DNF, AKA Let's *NOT* Do the Time Warp Again, AKA The Facebook Experiment ends

The past few days have been a blur of turmoil.  Not physically; rehab is going good for the vertigo and my thyroid seems to be chugging along nicely, so I am doing better than I have in 7 or 8 years.  Training is going well.   About 7.5 hours last week.  Eating clean is also making me feel better during my workouts and overall.

No, the turmoil was more on the emotional and mental plane.

The fundamental problem I have with blogging (as with Facebook) is that I cannot really write all the details.  I do my best to paraphrase, but even then, there are some topics that are Just Off Limits, Too Personal To Share, or Unwise To Mention.  That being said, I blog for me, about me, because that's what a blog IS - a journal that you can share with friends and family.  If I blog about my health, it's because it affects me.  Same with eating, training, and other elements of my life.  If I help someone else by writing, then that's just a bonus of doing it. I've made it private before, and I consider doing it again sometimes.

Because there are many thoughts that I cannot finish, as "real" as I try to be, there are times when not only can I not express a clear picture, but what I've said is open to interpretation. Truly, blogging and Facebook are always open to the interpretation of the reader. You can never really get 100% of the picture in a 140-word status update or a few paragraphs. Some people, no matter how your posts can be read, will always consider you a psycho/bitch/idiot for not agreeing with their beliefs, making the choices THEY would make, or reporting it in their posting style.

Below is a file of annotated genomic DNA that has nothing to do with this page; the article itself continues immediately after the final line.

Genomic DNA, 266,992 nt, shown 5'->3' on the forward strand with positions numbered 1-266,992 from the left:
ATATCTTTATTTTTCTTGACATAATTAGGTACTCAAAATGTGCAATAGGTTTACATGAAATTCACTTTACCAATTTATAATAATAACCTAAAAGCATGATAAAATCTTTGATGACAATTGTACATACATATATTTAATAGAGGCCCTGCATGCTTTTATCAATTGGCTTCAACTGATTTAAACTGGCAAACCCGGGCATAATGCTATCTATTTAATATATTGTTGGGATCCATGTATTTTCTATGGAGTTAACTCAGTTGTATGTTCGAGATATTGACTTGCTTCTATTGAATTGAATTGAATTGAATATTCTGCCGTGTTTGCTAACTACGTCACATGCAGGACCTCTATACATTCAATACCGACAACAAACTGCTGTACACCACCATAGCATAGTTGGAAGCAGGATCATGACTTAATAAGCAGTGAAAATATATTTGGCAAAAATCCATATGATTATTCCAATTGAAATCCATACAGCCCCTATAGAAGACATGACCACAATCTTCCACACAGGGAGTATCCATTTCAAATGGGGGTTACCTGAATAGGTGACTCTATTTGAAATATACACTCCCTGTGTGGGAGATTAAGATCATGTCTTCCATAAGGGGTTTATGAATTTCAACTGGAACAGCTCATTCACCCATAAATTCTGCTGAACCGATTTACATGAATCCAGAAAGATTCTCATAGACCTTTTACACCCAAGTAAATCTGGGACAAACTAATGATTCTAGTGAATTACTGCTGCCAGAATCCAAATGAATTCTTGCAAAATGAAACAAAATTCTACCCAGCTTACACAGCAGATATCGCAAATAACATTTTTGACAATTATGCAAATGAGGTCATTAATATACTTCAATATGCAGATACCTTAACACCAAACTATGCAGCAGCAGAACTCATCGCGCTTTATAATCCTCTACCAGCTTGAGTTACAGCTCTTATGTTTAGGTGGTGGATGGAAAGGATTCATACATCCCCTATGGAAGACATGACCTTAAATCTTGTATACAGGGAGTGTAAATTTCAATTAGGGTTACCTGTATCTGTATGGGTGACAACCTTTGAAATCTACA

I learned this during my Facebook experiment this month.  There are some friends I adore in person, text, and on the phone - but, on the internet, not so much.  And it's REALLY hard to separate the blog or Facebook update from THE REAL GIRL when you hear or see more of the blog or FB than you do the Real Girl.

In the racing world, likewise:  almost every athlete will someday have a race that they cannot finish.  DNF's happen for many reasons: bad weather, poor planning, gastrointestinal issues, weather, injuries, and more.  In 2007, before I had my thyroid out and didn't know anything about vertigo, a dizzy spell in the water DNF'd me at an Olympic tri.   In 2008, poor planning, bad health, heat, and GI problems DQ'd me at Florida Half Ironman. In 2009, poor planning and an injury forced me to finish only half of the Melbourne Marathon.

Good thing; never would have made the 5-hour limit.  I'm just not a Speedy Gonzalez yet.  I train, I try to eat better, I work through my limitations.  SUCCESS to me = FINISHING RACES.  PERIOD.  I no longer hold delusions of winning someday.  It's just not my definition of success anymore. And I don't believe that it makes me any less an ATHLETE or my race any less a RACE because I am slower, or because all I'm trying to beat is my own time.  As once coach at DetermiNation New Orleans told me, "No one here's going to win this race.  The winners finished hours ago.  All you can do is finish as well as YOU can."

Since, in my racing life, it's been over 2 years since I couldn't finish a race, I guess that meant I was due for a personal DNF.